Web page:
relation of nationalism and archaeology, 281, 290;
suggestion for re-Zionization of archaeology, 292;
synthesis of myth with scientific history and archaeology, 286–89;
view of West Bank as Judea and Samaria, 279, 289
Gush Etzion, 284
Guttman, Shmaria, 252–53, 253, 260
Ha'aretz, 266, 271
Haerinck, Ernie, 209
Hague Convention for the Protection of Cultural Property in Areas of Armed Conflict, 310, 338
Haifa, 302
halakhah, 287, 288
Halamish, 284
Hall, H. R., 222
Hamilton, William, 176
Hammurabi, 8, 202
Hamodea, 266
Harappan civilization, 174, 365, 369, 371, 373;
interpreted as Dravidian, 350;
posturban Cemetery H culture, 366–67;
sites, 356
Harmatta, J., 361
Har Megiddo, 317
Hashemite Kingdom, 200
Hassan, Faiq, 199
Hassmann, Henning, 343
Hatzophe, 266
Hatzor, 277
Hebron, 281, 286, 289
Hecataeus of Miletus, 212
Hemphill, B. E., 357
heritage tourism, 312, 315, 322
Herodion, 256
Herzl, Theodor, 302, 310
Hills, Stuart L., 19
Hinduism: Arya Samaj, 354;
increasingly associated with being Indian, 355, 373n7, 374n10
Hinduism, 373n7
Hindu Mahasabha, 355, 374n11
(p.413) Hindu nationalism, 375n21
Hindu Sabha, 355
Hindutva political movement, 15, 18, 370
historical grand narratives, 175, 186
History of the Lezgins, 116–17
The History of the Romanians (Istoria Românilor) (Niculescu), 5, 127–33;
archaeology in, 133–37;
attempts to define concept of “archaeological culture,” 135;
“autochthonous” population presented as civilized, 138;
bad archaeology, 154;
choice of title, 132;
Christianity as testimony of continuity of Latin-speaking indigenous population in post-Roman Dacia, 151–52;
depiction of relations between Dacians and other barbarian peoples, 146;
differences in quality between the volumes and chapters of, 131;
ethnogenesis of Romanians, 135–37, 152–53;
everything belonging to Roman tradition attributed to “Daco-Romans,” 148;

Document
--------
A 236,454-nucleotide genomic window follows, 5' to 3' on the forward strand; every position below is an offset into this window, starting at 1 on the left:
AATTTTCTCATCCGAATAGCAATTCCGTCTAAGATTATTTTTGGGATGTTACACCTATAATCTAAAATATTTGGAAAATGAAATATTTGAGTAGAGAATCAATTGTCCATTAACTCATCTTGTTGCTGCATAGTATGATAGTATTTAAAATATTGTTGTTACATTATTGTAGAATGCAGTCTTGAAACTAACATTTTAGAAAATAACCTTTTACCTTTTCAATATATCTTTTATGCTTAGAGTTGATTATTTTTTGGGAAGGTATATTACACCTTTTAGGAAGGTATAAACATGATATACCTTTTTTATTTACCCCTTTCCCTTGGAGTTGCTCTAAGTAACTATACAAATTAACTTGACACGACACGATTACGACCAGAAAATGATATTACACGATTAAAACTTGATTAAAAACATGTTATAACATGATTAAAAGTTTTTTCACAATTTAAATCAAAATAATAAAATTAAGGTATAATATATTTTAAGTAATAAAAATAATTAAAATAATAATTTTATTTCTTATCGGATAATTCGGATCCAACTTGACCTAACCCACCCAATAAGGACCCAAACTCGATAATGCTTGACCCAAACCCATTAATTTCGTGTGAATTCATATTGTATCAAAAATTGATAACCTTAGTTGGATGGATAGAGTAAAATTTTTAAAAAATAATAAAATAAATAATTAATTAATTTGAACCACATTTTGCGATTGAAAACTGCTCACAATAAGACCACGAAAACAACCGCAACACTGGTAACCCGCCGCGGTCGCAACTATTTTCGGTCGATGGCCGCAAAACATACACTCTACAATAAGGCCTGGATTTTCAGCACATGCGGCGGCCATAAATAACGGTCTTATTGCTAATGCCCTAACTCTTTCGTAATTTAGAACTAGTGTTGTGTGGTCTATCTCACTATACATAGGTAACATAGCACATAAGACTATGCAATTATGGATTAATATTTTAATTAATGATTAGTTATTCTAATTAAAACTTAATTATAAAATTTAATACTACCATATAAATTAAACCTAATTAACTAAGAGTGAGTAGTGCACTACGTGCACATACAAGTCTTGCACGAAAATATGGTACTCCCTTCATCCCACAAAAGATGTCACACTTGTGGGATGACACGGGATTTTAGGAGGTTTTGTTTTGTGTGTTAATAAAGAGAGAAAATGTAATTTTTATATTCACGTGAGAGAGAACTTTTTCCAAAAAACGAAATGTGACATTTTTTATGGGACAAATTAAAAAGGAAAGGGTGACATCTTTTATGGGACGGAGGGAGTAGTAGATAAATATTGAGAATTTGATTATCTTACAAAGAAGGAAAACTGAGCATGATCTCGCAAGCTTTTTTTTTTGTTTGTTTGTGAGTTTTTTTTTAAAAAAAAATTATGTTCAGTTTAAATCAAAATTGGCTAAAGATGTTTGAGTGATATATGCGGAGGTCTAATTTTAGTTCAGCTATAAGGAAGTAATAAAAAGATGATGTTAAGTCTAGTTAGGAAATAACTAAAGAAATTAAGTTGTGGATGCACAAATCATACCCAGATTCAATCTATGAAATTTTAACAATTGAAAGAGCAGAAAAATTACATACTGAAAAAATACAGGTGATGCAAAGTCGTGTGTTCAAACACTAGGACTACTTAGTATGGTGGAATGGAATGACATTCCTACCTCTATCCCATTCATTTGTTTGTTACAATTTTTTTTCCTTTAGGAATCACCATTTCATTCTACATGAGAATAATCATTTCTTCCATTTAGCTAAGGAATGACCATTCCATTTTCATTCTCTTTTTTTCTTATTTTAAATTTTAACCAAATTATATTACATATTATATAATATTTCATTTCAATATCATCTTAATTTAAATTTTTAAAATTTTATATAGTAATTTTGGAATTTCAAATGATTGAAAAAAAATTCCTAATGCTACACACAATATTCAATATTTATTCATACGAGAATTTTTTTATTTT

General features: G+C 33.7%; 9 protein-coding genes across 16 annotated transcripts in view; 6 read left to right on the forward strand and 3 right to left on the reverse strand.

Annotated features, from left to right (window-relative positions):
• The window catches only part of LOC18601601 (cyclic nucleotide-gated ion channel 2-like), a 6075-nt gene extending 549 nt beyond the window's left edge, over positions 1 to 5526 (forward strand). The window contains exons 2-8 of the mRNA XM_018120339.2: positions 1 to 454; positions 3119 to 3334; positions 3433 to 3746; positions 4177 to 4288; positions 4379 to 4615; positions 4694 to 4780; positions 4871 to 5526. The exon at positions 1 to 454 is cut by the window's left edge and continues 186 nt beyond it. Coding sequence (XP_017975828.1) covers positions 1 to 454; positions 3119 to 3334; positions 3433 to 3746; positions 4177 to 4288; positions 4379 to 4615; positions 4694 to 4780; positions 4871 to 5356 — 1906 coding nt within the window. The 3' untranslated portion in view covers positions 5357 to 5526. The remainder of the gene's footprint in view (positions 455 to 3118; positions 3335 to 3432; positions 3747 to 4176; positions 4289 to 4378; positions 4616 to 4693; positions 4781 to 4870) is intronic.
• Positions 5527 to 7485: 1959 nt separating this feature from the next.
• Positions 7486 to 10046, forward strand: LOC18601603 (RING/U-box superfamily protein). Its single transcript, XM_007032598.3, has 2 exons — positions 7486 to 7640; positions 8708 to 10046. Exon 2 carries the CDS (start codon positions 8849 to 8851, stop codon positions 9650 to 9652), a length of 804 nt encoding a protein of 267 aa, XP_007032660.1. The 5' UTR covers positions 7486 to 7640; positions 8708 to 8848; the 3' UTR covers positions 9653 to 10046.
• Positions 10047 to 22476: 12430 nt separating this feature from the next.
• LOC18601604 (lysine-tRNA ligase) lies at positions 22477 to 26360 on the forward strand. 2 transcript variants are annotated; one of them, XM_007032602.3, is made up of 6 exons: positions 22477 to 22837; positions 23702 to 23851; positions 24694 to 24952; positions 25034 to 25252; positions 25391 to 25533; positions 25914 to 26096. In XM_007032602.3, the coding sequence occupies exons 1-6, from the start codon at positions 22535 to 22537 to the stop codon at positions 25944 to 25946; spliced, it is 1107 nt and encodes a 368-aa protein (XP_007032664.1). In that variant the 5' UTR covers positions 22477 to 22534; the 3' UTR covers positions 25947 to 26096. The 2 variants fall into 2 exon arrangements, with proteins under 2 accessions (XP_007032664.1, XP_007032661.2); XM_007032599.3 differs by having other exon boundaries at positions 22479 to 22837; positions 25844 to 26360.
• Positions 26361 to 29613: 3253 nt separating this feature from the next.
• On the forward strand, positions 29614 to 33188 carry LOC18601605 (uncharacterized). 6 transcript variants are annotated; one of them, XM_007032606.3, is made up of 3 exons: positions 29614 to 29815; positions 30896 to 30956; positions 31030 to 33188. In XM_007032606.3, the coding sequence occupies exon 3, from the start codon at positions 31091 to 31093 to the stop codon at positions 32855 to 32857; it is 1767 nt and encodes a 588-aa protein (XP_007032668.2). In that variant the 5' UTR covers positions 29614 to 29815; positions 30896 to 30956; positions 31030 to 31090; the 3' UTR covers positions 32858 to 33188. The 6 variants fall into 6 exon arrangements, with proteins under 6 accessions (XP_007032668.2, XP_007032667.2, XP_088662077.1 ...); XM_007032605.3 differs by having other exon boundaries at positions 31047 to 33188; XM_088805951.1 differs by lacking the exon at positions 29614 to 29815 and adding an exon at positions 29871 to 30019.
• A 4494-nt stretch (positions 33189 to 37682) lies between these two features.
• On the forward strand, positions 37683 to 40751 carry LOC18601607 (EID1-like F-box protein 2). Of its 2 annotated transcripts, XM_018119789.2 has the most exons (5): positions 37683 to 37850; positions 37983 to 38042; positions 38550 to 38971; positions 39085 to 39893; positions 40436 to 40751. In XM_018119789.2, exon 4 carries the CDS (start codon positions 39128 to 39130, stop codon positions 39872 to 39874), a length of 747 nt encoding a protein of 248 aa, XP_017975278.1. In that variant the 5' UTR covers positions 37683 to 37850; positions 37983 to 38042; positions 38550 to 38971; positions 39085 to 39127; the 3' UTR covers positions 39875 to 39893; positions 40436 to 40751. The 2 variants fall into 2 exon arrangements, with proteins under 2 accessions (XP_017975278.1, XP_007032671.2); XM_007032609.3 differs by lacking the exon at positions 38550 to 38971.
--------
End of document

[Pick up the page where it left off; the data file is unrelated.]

foreigners almost always presented as intruders, 144–46;
interpretation of archaeological cultures, 136, 137–38;
local population after the withdrawal of the Romans from Dacia, 147–52;
metallurgy as exclusively “autochthonous,” 149;
mixed argumentation of knowledge produced in various disciplines, 133;
political organization of paramount importance, 150–51;
published reactions to, 132;
rejection of Thracomania, 130;
social organization of the “Daco-Romans,” 149–50;
subordination of archaeological knowledge to political goals, 154;
survival and romanization of the “Geto-Dacians,” 140–41, 142–44
Hitler, Adolph, 59
Hittite empire, 184
Hittite language, 176, 360
The Hittites in Asia Minor (Sayce), 176
Hittite sun, 9, 15, 164;
changing values for, 165;
chosen to replace swastika as Turkish icon, 178;
first used symbolically on commercial goods, 166;
metaphoric condensation of an entire historico-linguistic thesis, 184;
emergence in 1961 of modern symbolic life, 168;
monument of in Sihhiye Square, 166–67;
monument to with Kocatepe Mosque in background, 167;
restored to Ankara as the emblem of the city, 165, 183;
signification based on politicized colonial discourses, 177–78;
sign of racial affiliations, 181
Hobsbawm, Eric, 50, 350, 351
Hodder, I., 343
Holy Land Experience, Orlando, Florida, 320
Holyland Hotel, model of Jerusalem at, 319, 319–20
Holy Priest Martyrs, 93n15
Hormizd III, Shah, 105
horse: bones, 365, 366, 367;
burials with, 362;
domestication of, 361, 364;
sacrifice, 360
horse-riding, mastered around 2000 BC, 364
House of David, 300
Hrozny, Bedrich, 176
Humann, Karl, 176
Huntington, Samuel, 11
Hurro-Urartian language, 118
Husayn, Sharif, 223
Husri, Abu-Khaldun Sati' al-, 199;
and Arab nationalism, 218, 223;
clash with Bell, 196;
first division of artifacts with a foreign expedition, 198;
first Iraqi director of antiquities, 195, 197, 222;
foundation for an indigenous Iraqi archaeology, 222–23;
key role in Ottoman educational system, 195
Hussein, Kahdim Sharif, 190
Hussein, King, 307
Hussein, Saddam, 8, 192, 216, 221;
manipulation of archaeology, 201–2;
museums as symbols of regime, 201;
toppling of the statue of, 189–90;
use of ancient history to unite country, 201
Husseini, S., 331
“Hyperborea—97,” 52
Hyperborea—a Siberian Homeland, 55
“Hyperborean idea,” 39, 54, 55, 56
Iberia, 104
Ibrahim, Muawiya, 332
Ignatieff, Michael, 3, 21
Iha al-Watana (National Brotherhood Party), 222
Ila Brabani, 372
(p.414) “The Impact of Colonialism and Nationalism in the Archaeology of Thailand” (Shoocongdej), 8
Inan, Afet, 179–80, 184
India: archaeology, 370–71;
Brahman supremacy, 374n10;
census of 1901, 353;
concept of Aryan identity, 349, 350, 354, 370;
majoritarianism and politics of exclusion, 350, 373;
physical anthropology preoccupied with skull types, 356;
quest for mythical Aryan homeland, 20;
relationship between archaeology and nationalism, 4;
religious nationalism, 15, 38–39, 352, 370
“India and Iran: The Confluence of Musical Cultures,” 373
Indo-Aryan language, 349, 353, 355, 358, 359, 360, 368
Indo-Aryans: and early Slavs, 38;
in Swat valley of northernmost Pakistan, 366
Indo-European homeland, 58, 349, 357
Indo-European languages, 173;
areas, 358;
common words for animals, 359;
dispersal, 361–62
Indo-European origins: European confusion over, 172–73;